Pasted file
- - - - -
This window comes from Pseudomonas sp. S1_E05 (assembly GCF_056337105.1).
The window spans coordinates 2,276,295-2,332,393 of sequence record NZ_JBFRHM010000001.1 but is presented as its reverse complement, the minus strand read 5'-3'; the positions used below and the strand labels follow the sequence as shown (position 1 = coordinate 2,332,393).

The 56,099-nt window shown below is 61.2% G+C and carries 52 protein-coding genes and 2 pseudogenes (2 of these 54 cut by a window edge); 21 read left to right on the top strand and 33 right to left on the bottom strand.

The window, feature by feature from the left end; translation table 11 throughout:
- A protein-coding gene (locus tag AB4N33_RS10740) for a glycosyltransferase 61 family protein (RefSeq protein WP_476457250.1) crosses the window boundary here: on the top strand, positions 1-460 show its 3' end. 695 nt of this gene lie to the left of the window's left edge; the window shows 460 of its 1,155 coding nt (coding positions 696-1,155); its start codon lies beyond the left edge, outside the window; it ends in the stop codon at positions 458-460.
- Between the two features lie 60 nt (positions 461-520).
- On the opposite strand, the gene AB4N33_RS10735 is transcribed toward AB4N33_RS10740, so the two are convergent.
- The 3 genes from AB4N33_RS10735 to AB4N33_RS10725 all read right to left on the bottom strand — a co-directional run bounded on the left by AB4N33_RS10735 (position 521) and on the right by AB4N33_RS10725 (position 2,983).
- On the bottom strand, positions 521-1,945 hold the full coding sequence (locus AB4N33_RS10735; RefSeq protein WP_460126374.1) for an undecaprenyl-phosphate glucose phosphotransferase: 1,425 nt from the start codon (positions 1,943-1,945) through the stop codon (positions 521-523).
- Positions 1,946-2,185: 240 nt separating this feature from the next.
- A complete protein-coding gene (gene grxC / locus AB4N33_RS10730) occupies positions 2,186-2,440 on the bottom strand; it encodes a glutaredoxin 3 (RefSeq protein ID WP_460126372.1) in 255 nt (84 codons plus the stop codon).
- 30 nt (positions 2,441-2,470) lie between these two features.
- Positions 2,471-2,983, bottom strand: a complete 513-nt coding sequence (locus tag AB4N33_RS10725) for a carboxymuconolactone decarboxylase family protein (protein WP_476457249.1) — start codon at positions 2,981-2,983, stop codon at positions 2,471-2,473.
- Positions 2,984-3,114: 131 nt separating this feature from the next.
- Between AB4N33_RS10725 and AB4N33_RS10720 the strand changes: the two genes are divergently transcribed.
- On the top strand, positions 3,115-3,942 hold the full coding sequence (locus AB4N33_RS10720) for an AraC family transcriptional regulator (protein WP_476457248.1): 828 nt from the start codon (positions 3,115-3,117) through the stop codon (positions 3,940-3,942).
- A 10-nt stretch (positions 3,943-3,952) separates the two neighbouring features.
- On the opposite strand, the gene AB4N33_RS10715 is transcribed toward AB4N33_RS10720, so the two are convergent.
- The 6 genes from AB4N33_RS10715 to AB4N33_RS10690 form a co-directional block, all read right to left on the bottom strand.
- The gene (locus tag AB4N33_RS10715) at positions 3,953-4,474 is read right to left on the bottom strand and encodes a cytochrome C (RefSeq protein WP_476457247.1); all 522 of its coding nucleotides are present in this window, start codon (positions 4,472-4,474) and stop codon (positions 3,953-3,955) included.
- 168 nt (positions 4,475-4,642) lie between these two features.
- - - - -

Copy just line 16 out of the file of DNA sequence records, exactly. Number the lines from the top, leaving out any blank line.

- On the top strand, positions 3,115-3,942 hold the full coding sequence (locus AB4N33_RS10720) for an AraC family transcriptional regulator (protein WP_476457248.1): 828 nt from the start codon (positions 3,115-3,117) through the stop codon (positions 3,940-3,942).